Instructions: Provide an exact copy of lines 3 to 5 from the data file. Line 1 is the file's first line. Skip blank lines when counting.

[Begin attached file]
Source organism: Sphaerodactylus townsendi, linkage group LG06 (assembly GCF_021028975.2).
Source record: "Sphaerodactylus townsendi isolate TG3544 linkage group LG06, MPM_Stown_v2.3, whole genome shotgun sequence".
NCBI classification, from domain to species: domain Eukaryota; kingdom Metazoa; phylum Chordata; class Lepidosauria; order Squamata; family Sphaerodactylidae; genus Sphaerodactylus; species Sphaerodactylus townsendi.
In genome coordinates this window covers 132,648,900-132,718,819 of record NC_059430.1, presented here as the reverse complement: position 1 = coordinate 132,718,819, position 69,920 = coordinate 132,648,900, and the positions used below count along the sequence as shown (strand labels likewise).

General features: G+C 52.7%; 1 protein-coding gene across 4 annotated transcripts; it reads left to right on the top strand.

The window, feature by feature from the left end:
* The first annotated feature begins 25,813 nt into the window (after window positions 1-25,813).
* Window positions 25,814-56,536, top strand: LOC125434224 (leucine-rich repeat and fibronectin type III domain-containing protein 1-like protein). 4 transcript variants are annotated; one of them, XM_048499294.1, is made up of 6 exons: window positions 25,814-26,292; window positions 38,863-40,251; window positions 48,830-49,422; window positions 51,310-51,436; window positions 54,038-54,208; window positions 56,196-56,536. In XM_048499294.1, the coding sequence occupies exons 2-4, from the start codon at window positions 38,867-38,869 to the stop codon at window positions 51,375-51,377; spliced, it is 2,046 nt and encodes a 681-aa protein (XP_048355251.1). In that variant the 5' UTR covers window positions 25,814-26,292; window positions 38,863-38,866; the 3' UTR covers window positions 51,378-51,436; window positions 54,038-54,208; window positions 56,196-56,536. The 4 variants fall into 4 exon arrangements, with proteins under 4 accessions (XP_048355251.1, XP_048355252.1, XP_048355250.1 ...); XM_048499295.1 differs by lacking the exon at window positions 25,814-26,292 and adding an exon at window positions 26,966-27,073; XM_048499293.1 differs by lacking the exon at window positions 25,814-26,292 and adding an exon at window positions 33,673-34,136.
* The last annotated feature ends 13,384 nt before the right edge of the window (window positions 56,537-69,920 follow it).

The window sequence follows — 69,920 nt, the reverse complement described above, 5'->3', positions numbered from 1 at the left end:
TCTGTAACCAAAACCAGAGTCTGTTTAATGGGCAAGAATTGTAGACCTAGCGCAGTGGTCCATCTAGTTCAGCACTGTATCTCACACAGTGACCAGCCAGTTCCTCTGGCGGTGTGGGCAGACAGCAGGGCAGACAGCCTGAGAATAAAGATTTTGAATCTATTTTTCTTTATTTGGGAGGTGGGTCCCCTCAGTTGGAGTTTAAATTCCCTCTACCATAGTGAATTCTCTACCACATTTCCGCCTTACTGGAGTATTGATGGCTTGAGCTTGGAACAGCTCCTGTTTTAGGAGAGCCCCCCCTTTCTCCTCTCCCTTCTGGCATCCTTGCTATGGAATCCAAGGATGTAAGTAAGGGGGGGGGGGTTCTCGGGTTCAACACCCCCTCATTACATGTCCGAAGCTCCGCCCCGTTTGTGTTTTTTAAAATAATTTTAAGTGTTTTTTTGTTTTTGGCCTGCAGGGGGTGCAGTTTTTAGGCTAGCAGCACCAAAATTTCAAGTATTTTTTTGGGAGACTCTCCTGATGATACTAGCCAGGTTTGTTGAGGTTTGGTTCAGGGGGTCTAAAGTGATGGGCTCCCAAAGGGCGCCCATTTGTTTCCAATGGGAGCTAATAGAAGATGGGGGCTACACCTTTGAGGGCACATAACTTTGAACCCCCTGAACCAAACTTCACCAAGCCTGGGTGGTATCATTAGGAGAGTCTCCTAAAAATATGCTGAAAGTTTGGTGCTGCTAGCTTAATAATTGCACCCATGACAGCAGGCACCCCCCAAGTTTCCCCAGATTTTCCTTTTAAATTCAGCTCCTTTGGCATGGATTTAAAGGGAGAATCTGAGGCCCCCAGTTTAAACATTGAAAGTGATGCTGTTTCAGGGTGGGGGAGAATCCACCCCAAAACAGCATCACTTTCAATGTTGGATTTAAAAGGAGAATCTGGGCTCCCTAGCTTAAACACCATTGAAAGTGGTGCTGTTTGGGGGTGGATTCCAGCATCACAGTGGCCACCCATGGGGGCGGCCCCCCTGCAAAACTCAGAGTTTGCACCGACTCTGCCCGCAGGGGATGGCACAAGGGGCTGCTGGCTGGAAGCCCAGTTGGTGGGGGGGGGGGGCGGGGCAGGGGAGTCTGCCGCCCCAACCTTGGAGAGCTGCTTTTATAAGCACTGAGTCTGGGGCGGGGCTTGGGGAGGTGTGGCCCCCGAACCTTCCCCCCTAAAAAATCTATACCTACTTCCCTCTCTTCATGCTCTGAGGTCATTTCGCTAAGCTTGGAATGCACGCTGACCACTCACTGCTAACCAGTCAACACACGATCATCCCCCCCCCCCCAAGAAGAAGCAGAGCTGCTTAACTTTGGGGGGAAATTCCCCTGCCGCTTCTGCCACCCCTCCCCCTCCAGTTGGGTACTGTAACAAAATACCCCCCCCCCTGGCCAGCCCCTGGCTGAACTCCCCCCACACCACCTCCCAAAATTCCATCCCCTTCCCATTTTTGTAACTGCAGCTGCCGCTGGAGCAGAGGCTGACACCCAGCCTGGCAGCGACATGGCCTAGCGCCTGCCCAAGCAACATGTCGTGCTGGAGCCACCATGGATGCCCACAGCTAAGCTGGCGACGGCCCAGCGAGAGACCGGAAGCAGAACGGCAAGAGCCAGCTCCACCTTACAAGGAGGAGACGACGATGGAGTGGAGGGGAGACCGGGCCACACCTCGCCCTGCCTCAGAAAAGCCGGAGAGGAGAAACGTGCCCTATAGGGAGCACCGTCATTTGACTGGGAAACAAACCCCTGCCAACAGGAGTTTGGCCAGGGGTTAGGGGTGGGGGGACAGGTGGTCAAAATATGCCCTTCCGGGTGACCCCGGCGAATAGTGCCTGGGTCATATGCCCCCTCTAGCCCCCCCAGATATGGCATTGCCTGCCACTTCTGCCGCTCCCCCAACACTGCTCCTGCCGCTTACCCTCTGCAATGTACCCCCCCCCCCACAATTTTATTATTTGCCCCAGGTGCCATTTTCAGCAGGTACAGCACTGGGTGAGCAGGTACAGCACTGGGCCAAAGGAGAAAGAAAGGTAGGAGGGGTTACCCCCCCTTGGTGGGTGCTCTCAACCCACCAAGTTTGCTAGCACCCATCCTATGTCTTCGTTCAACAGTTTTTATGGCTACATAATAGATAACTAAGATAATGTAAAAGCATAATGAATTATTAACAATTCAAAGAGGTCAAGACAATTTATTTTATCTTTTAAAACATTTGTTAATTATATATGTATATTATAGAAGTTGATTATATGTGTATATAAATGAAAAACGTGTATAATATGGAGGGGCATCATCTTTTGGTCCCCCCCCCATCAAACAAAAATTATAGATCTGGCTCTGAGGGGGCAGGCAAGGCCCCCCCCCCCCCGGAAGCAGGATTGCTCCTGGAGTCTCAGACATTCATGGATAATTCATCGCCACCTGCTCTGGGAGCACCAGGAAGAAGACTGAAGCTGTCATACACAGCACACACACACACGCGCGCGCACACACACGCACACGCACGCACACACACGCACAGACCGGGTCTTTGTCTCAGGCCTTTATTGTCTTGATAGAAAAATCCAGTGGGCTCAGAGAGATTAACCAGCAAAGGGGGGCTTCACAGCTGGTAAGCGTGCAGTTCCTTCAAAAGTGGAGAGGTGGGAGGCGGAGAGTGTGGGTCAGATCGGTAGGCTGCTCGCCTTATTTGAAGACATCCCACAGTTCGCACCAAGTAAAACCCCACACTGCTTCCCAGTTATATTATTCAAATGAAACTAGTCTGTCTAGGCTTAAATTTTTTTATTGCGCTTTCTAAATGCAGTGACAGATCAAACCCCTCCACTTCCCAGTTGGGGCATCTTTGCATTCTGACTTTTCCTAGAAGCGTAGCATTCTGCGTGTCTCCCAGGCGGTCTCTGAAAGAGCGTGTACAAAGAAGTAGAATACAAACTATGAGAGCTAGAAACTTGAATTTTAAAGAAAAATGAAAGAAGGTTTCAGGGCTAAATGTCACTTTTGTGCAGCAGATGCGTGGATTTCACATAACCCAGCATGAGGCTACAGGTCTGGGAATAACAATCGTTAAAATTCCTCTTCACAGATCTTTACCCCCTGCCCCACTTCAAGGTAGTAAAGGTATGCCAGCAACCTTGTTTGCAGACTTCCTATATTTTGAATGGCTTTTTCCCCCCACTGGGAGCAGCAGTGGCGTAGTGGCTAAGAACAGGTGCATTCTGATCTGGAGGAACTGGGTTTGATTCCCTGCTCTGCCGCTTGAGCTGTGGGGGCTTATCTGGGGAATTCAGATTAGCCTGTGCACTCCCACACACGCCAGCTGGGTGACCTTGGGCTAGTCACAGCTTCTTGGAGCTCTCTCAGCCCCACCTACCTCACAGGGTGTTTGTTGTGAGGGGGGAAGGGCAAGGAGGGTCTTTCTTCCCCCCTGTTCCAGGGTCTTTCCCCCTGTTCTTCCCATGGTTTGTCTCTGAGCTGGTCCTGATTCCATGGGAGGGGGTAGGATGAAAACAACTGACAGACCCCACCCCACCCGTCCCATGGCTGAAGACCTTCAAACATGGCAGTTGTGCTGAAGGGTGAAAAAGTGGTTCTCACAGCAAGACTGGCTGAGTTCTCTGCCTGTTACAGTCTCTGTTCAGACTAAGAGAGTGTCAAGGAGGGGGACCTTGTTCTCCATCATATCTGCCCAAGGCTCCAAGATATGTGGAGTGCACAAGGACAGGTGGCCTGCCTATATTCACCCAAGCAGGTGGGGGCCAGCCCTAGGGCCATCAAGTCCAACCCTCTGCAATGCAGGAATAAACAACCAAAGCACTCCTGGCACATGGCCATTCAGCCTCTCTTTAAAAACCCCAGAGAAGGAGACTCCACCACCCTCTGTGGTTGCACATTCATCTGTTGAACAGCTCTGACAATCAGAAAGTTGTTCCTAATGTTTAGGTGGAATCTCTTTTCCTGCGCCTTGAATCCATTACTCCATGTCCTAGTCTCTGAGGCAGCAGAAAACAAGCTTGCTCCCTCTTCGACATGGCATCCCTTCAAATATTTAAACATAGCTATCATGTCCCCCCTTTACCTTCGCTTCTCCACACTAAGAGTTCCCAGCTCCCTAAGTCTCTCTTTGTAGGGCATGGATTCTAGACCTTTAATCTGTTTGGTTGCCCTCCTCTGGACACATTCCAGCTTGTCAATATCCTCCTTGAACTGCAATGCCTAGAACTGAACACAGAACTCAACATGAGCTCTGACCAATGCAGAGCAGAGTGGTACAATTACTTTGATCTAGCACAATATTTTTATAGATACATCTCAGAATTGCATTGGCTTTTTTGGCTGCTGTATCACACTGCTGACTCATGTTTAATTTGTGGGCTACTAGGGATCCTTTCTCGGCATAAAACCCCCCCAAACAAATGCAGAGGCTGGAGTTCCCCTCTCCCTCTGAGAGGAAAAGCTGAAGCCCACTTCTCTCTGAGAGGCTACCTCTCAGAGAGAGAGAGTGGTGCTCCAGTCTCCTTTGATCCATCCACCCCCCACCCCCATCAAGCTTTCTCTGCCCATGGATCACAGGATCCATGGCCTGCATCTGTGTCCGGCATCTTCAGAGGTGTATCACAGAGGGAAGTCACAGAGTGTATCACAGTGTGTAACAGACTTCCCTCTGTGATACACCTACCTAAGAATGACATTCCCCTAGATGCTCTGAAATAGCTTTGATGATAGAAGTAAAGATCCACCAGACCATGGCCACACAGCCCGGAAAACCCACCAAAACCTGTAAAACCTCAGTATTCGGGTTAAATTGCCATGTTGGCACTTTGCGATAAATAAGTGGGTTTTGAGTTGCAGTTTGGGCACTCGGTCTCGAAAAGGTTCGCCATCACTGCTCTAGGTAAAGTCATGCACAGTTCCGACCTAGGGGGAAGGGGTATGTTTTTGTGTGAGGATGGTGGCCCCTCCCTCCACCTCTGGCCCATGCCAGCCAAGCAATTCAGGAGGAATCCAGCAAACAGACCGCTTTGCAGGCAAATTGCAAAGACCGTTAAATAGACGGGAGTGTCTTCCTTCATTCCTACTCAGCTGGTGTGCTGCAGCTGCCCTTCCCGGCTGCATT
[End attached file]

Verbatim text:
NCBI classification, from domain to species: domain Eukaryota; kingdom Metazoa; phylum Chordata; class Lepidosauria; order Squamata; family Sphaerodactylidae; genus Sphaerodactylus; species Sphaerodactylus townsendi.
In genome coordinates this window covers 132,648,900-132,718,819 of record NC_059430.1, presented here as the reverse complement: position 1 = coordinate 132,718,819, position 69,920 = coordinate 132,648,900, and the positions used below count along the sequence as shown (strand labels likewise).

General features: G+C 52.7%; 1 protein-coding gene across 4 annotated transcripts; it reads left to right on the top strand.